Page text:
verb (used with object)

to dismiss (a military officer) from service, especially with disgrace.
to discard; reject.

Origin of cashier

1570–80; < Middle Dutch kasseren < Middle French casser to break, discharge, annul < Latin quassāre to shatter; see quash Unabridged Based on the Random House Unabridged Dictionary, © Random House, Inc. 2019

Examples from the Web for cashiering

Historical Examples of cashiering

British Dictionary definitions for cashiering




a person responsible for receiving payments for goods, services, etc, as in a shop
Also called: teller an employee of a bank responsible for receiving deposits, cashing cheques, and other financial transactions; bank clerk
any person responsible for handling cash or maintaining records of its receipt and disbursement

Word Origin for cashier

C16: from Dutch cassier or French caissier, from casse money chest; see case ²



verb (tr)

to dismiss with dishonour, esp from the armed forces
rare to put away or discard; reject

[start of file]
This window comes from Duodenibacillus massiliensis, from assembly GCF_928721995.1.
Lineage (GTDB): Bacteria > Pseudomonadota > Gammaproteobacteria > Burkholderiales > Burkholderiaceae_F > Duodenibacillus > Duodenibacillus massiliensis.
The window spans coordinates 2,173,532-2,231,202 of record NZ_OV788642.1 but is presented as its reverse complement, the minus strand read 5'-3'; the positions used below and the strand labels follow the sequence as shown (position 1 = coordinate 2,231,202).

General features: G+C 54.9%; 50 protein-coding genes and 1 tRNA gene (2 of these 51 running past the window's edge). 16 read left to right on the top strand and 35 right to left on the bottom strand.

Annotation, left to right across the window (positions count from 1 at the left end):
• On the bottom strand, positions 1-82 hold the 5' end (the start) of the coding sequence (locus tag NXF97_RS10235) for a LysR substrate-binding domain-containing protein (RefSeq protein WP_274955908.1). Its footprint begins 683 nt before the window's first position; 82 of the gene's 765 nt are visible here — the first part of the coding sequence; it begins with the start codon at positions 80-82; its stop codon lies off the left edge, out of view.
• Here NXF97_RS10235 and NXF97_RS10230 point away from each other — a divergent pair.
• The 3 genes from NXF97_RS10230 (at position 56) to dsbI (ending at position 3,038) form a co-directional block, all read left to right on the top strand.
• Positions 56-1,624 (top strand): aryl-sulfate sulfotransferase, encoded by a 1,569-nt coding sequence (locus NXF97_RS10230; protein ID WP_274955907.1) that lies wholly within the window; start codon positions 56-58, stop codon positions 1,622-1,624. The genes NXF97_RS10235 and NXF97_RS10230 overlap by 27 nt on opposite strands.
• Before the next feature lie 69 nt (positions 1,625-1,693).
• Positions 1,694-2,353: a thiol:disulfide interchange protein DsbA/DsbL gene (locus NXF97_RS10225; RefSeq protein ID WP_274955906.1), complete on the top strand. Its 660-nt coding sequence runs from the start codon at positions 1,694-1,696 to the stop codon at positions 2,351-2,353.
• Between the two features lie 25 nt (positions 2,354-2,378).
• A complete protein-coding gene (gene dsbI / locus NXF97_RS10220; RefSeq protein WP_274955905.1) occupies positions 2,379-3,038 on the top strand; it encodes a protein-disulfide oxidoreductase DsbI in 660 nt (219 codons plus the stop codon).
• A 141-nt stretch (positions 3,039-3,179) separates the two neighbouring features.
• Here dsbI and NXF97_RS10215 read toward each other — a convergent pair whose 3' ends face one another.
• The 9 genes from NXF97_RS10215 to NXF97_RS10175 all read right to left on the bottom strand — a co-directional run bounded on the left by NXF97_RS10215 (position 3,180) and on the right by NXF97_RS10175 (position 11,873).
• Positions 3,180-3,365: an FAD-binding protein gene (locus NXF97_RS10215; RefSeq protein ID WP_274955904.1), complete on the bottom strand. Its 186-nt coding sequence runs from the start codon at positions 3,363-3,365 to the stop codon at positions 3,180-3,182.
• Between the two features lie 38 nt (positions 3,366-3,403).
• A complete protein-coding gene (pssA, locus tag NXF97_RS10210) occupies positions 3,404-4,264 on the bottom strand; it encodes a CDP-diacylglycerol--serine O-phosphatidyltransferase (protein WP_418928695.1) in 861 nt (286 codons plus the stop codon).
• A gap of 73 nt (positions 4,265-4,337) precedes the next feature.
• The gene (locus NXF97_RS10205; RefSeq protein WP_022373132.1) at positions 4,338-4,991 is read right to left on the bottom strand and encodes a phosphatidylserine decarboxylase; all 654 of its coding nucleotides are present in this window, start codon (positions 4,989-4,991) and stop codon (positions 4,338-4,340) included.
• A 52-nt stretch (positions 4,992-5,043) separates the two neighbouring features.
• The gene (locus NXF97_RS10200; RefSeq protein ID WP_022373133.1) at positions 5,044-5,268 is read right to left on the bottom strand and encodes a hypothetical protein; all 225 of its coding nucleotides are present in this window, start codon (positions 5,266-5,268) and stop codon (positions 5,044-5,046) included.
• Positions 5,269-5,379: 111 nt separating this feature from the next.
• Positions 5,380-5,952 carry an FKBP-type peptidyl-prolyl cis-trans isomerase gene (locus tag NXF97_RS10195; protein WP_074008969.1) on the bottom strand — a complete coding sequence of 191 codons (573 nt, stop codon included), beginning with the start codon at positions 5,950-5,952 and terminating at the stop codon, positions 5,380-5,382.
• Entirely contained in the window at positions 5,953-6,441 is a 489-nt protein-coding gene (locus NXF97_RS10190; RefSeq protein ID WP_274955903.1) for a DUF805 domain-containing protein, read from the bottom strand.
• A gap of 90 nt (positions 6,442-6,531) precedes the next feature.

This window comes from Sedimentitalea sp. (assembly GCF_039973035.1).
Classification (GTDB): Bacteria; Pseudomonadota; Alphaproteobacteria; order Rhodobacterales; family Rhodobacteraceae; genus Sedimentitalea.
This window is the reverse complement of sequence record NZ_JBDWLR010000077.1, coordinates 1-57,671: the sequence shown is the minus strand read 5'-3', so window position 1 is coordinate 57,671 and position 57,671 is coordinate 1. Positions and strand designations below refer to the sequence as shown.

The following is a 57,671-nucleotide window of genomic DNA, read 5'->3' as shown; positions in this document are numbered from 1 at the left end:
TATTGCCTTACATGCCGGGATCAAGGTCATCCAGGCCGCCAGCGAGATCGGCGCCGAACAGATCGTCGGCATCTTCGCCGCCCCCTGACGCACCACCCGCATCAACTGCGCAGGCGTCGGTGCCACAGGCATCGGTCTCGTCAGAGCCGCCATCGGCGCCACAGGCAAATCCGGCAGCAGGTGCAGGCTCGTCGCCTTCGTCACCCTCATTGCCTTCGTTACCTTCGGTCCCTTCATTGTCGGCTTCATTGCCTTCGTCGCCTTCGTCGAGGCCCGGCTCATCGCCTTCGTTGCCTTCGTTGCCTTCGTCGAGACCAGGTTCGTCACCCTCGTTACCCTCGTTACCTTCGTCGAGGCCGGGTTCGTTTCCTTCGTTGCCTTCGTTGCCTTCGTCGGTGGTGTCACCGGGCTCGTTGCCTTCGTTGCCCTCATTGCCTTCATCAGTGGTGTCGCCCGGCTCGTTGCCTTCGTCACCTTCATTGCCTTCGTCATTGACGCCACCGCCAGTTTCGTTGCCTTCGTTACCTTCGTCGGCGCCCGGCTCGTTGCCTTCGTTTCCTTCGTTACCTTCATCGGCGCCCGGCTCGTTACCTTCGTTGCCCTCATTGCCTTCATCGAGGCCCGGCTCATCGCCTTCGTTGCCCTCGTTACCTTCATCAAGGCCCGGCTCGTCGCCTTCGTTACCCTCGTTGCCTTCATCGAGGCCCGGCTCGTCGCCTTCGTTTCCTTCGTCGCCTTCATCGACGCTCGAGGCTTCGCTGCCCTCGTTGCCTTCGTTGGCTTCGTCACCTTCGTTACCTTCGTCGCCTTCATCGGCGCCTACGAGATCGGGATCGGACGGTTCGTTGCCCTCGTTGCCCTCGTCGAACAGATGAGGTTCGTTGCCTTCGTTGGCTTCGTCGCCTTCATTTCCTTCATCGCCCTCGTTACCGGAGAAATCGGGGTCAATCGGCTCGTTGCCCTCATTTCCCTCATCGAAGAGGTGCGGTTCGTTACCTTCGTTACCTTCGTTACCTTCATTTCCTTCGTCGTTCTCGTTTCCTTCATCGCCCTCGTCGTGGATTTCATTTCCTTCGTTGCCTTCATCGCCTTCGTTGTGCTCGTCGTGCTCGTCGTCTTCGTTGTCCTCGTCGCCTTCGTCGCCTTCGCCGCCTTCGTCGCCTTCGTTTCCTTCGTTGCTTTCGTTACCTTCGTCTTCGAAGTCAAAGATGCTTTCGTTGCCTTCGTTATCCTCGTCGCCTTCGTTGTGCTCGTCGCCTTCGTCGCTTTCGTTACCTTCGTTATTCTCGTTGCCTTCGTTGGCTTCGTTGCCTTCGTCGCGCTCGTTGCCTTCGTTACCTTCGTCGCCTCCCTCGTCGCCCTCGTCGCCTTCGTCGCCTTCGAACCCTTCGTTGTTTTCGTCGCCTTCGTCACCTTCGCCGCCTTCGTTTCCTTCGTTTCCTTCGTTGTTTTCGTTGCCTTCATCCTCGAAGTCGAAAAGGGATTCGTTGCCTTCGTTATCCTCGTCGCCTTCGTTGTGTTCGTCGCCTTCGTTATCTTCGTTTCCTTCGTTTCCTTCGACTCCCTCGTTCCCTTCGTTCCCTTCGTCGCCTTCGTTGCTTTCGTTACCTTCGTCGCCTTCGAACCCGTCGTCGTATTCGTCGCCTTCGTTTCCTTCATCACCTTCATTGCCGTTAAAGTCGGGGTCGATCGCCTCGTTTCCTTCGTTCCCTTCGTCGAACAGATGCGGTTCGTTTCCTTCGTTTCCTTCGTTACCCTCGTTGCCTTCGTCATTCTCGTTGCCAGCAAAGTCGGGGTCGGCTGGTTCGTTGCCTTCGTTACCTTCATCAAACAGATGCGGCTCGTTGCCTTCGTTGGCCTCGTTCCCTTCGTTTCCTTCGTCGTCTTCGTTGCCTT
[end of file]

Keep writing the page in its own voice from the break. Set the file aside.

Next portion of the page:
Word Origin for cashier

C16: from Middle Dutch kasseren, from Old French casser, from Latin quassāre to quash
Collins English Dictionary - Complete & Unabridged 2012 Digital Edition © William Collins Sons & Co. Ltd. 1979, 1986 © HarperCollins Publishers 1998, 2000, 2003, 2005, 2006, 2007, 2009, 2012

Word Origin and History for cashiering



"person in charge of money," 1590s, from Middle French caissier "treasurer," from caisse "money box" (see cash (n.)). The immediate source of the English word might be Middle Dutch kassier.



"dismiss," 1590s, from Middle Dutch casseren, kaseeren "to cast off, discharge," from French casser "to discharge, annul," from Late Latin cassare "annul," from Latin cassus "void, empty" (see caste (n.)). Related: Cashiered; cashiering.

Online Etymology Dictionary, © 2010 Douglas Harper